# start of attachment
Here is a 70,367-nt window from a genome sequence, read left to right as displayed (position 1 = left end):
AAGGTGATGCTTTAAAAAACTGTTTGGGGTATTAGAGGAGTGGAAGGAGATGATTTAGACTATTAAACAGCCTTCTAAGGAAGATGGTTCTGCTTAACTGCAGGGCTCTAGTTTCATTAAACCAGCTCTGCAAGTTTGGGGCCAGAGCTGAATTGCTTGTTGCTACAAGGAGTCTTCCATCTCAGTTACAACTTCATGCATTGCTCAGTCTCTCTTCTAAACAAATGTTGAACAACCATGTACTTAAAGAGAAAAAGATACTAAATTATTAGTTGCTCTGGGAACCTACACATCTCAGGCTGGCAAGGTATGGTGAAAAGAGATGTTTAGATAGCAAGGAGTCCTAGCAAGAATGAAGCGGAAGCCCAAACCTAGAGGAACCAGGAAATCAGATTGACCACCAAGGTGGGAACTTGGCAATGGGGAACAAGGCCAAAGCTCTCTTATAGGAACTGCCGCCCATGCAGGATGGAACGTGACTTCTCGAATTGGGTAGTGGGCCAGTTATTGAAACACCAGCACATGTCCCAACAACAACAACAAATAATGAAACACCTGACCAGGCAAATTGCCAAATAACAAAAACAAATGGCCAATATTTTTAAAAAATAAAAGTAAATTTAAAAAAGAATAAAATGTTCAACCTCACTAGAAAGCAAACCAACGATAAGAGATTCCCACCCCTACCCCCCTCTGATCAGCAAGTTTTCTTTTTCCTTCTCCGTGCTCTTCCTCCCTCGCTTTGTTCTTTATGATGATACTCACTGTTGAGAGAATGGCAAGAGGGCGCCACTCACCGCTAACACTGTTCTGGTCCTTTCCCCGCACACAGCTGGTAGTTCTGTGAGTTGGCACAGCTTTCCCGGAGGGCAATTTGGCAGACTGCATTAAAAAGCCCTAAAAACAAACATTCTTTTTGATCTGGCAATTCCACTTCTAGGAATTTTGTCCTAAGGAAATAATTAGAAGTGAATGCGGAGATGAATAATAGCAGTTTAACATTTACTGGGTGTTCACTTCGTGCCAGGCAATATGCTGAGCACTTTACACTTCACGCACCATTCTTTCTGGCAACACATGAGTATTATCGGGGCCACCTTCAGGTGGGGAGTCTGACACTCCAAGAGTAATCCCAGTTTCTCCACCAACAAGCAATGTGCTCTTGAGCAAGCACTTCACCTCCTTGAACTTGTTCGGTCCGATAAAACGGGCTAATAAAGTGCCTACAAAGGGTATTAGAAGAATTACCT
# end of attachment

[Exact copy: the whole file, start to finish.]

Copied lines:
Here is a 70,367-nt window from a genome sequence, read left to right as displayed (position 1 = left end):
AAGGTGATGCTTTAAAAAACTGTTTGGGGTATTAGAGGAGTGGAAGGAGATGATTTAGACTATTAAACAGCCTTCTAAGGAAGATGGTTCTGCTTAACTGCAGGGCTCTAGTTTCATTAAACCAGCTCTGCAAGTTTGGGGCCAGAGCTGAATTGCTTGTTGCTACAAGGAGTCTTCCATCTCAGTTACAACTTCATGCATTGCTCAGTCTCTCTTCTAAACAAATGTTGAACAACCATGTACTTAAAGAGAAAAAGATACTAAATTATTAGTTGCTCTGGGAACCTACACATCTCAGGCTGGCAAGGTATGGTGAAAAGAGATGTTTAGATAGCAAGGAGTCCTAGCAAGAATGAAGCGGAAGCCCAAACCTAGAGGAACCAGGAAATCAGATTGACCACCAAGGTGGGAACTTGGCAATGGGGAACAAGGCCAAAGCTCTCTTATAGGAACTGCCGCCCATGCAGGATGGAACGTGACTTCTCGAATTGGGTAGTGGGCCAGTTATTGAAACACCAGCACATGTCCCAACAACAACAACAAATAATGAAACACCTGACCAGGCAAATTGCCAAATAACAAAAACAAATGGCCAATATTTTTAAAAAATAAAAGTAAATTTAAAAAAGAATAAAATGTTCAACCTCACTAGAAAGCAAACCAACGATAAGAGATTCCCACCCCTACCCCCCTCTGATCAGCAAGTTTTCTTTTTCCTTCTCCGTGCTCTTCCTCCCTCGCTTTGTTCTTTATGATGATACTCACTGTTGAGAGAATGGCAAGAGGGCGCCACTCACCGCTAACACTGTTCTGGTCCTTTCCCCGCACACAGCTGGTAGTTCTGTGAGTTGGCACAGCTTTCCCGGAGGGCAATTTGGCAGACTGCATTAAAAAGCCCTAAAAACAAACATTCTTTTTGATCTGGCAATTCCACTTCTAGGAATTTTGTCCTAAGGAAATAATTAGAAGTGAATGCGGAGATGAATAATAGCAGTTTAACATTTACTGGGTGTTCACTTCGTGCCAGGCAATATGCTGAGCACTTTACACTTCACGCACCATTCTTTCTGGCAACACATGAGTATTATCGGGGCCACCTTCAGGTGGGGAGTCTGACACTCCAAGAGTAATCCCAGTTTCTCCACCAACAAGCAATGTGCTCTTGAGCAAGCACTTCACCTCCTTGAACTTGTTCGGTCCGATAAAACGGGCTAATAAAGTGCCTACAAAGGGTATTAGAAGAATTACCT